Posted in Projects, The Now

The Boring Kitchen, Pt. 2

Gentle Reader,

A few of you actually looked through “The Boring Kitchen Pt. 1” so for those brave capybaras, I present you with the second thrilling installment. When we last left off, our Brave Hero had decided to undertake the demolition of a hundred-year-old kitchen single-handedly and without proper training or equipment.

This process was to include (1) chipping ceramic tiles off of three walls, (2) ripping out top and bottom cabinets and (3) ripping up the floor tiles. When I told my Australian contractor friend Kris I was doing the demo myself, he said “Who’s gonna do the rest of it?” The rest of it? What rest of it? I was like, “…Me. I’m doing it.” He just looked at me in a sort of Australian contractor way and said “Oh. OK. Good luck with that!”

OH. THE REST OF IT.

CERAMIC TILE REMOVAL PT. 1: In which large chunks of 100-year-old plaster come crashing off the 100-year-old lath and plaster walls as you gently chip away at the edges of each tile, then give up and start banging on them with a chisel and hammer.

CERAMIC TILE REMOVAL PT. 2: In which ever-larger chunks of 100-year-old plaster come crashing down and then you put up some rosin paper so your wife doesn’t freak out on you.

UPPER CABINET REMOVAL: Not terribly difficult so long as you decide it’s OK to make a mess. At least three layers of different kitchens are revealed! Take note of the bare lath showing through and the first layer of Plaster-Weld making it look like the holes are bleeding. Take note of the weird mouse-hole above the window, which goes all the way to the outside, and if you look close you can see it was a electrical line going up the ceiling at some point. Also note electrical burn marks (!!)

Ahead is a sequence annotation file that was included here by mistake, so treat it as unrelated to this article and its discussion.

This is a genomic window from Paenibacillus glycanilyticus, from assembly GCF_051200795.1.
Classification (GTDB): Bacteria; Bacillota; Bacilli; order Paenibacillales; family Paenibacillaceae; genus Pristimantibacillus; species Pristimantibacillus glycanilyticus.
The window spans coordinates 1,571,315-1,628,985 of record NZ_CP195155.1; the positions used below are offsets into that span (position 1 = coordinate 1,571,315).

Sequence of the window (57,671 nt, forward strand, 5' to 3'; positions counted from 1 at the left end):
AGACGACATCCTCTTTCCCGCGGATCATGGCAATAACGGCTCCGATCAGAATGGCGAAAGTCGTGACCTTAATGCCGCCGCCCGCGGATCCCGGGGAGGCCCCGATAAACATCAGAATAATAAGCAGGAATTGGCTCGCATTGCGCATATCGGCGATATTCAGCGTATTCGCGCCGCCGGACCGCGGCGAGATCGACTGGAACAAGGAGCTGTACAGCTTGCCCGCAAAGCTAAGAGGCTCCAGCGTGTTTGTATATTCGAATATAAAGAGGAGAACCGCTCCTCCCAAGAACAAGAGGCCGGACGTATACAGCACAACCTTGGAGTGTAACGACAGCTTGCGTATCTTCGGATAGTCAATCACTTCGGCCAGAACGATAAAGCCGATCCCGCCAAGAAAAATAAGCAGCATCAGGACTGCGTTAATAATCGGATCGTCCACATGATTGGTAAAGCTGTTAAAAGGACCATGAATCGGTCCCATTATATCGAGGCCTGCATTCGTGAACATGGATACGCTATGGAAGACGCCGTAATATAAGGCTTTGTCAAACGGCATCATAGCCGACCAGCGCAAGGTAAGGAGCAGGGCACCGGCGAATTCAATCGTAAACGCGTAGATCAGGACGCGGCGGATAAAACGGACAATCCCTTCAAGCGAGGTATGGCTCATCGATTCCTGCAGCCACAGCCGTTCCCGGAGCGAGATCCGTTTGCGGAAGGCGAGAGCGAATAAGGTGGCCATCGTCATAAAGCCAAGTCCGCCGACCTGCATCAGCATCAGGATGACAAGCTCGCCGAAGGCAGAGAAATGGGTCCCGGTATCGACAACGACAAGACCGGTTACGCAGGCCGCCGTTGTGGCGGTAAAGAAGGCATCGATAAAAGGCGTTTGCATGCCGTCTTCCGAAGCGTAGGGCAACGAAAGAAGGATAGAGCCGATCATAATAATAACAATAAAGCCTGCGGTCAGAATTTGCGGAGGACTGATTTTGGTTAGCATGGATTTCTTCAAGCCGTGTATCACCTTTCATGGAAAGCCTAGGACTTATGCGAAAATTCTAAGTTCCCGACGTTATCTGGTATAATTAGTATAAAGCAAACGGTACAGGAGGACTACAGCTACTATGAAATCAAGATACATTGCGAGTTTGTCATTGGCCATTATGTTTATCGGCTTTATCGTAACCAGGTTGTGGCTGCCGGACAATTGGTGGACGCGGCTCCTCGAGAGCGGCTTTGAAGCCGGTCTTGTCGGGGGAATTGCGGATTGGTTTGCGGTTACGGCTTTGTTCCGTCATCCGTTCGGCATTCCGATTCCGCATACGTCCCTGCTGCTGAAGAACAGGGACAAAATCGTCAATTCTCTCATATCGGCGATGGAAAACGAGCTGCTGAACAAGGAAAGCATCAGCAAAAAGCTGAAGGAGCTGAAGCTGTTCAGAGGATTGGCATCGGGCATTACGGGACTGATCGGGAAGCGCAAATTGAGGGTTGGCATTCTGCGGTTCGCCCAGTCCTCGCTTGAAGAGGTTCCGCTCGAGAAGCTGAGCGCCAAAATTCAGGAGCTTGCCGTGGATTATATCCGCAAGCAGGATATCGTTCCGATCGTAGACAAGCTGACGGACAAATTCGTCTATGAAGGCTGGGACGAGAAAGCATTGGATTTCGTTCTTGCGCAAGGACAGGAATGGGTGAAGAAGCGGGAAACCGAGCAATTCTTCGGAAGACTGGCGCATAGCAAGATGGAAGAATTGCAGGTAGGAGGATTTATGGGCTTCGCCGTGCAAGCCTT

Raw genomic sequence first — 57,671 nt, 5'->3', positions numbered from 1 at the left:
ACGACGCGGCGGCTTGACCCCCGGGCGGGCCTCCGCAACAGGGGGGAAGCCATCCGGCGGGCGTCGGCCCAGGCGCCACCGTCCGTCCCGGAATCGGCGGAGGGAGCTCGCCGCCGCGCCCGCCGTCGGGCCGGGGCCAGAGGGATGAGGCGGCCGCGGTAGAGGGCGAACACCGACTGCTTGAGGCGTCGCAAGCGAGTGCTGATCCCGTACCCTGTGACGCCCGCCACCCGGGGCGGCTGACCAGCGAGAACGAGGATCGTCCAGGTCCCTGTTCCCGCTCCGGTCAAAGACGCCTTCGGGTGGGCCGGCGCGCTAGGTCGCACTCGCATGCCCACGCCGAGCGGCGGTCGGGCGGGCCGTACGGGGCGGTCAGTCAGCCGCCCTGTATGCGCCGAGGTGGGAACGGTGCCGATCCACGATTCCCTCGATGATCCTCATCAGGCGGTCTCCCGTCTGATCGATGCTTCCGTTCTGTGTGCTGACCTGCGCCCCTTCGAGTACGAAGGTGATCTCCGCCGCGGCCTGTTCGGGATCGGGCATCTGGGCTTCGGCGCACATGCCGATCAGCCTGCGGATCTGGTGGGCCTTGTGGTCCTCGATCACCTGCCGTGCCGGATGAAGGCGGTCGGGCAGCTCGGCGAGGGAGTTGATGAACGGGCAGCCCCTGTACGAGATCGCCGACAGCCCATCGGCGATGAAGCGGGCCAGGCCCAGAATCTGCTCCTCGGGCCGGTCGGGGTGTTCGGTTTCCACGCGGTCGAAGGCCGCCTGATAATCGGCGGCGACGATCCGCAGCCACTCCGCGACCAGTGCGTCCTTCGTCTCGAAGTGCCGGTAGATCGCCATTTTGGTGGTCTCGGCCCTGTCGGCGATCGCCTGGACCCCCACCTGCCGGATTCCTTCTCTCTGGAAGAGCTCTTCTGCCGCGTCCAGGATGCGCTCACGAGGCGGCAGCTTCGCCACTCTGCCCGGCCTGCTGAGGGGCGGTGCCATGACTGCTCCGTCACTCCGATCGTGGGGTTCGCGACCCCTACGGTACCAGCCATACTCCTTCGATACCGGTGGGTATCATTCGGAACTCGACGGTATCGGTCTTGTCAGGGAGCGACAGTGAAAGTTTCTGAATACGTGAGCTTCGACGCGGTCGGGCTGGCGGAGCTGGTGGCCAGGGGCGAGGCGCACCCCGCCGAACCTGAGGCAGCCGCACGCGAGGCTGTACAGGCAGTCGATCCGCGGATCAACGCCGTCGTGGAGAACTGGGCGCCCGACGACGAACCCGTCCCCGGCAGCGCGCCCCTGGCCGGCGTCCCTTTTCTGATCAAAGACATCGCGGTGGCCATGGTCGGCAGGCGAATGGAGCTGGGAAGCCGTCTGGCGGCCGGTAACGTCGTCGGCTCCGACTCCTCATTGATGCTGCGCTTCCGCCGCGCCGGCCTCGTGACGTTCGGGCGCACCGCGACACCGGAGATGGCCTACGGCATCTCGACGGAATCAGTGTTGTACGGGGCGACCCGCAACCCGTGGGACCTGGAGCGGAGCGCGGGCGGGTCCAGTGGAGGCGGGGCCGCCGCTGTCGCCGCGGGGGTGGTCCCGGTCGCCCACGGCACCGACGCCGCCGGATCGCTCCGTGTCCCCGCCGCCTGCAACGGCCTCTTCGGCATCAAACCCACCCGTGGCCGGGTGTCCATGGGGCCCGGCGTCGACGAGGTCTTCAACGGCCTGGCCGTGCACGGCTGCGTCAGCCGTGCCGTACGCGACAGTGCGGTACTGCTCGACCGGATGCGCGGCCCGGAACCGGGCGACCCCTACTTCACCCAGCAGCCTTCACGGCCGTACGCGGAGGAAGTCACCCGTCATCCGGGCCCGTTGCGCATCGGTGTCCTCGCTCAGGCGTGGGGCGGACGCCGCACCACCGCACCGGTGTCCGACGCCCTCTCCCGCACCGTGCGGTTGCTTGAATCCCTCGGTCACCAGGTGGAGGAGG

LOWER CABINET REMOVAL, PATCHING IT UP, and LIVE ELECTRIC WIRES: See my first attempts at patching large holes with patching plaster! It’s expensive and goes fast! (You can use joint compound for large holes and it’s cheaper I found out).

Removing the left and right cabinets revealed that whoever built these damn monsters didn’t “chase” the electrical lines (put them in the walls properly), but instead sort of draped them through the inside of the cabinets and tacked them in. If we had just brutally ripped out the cabinets we would have also brutally ripped out half the electrical lines. That would have been bad.

But look at that cool old black and white-ish original floor tile! Bonkers! And the giant hole it looks like somebody blew open with a quarter stick of dynamite to get those old galvanized pipes through! Sweet!

More to come. I’m tired just looking at these pictures again, and the fun was only just starting.

Cheers!

##

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Author:

Graphic designer / project manager / gardener living in Denver, Colorado.

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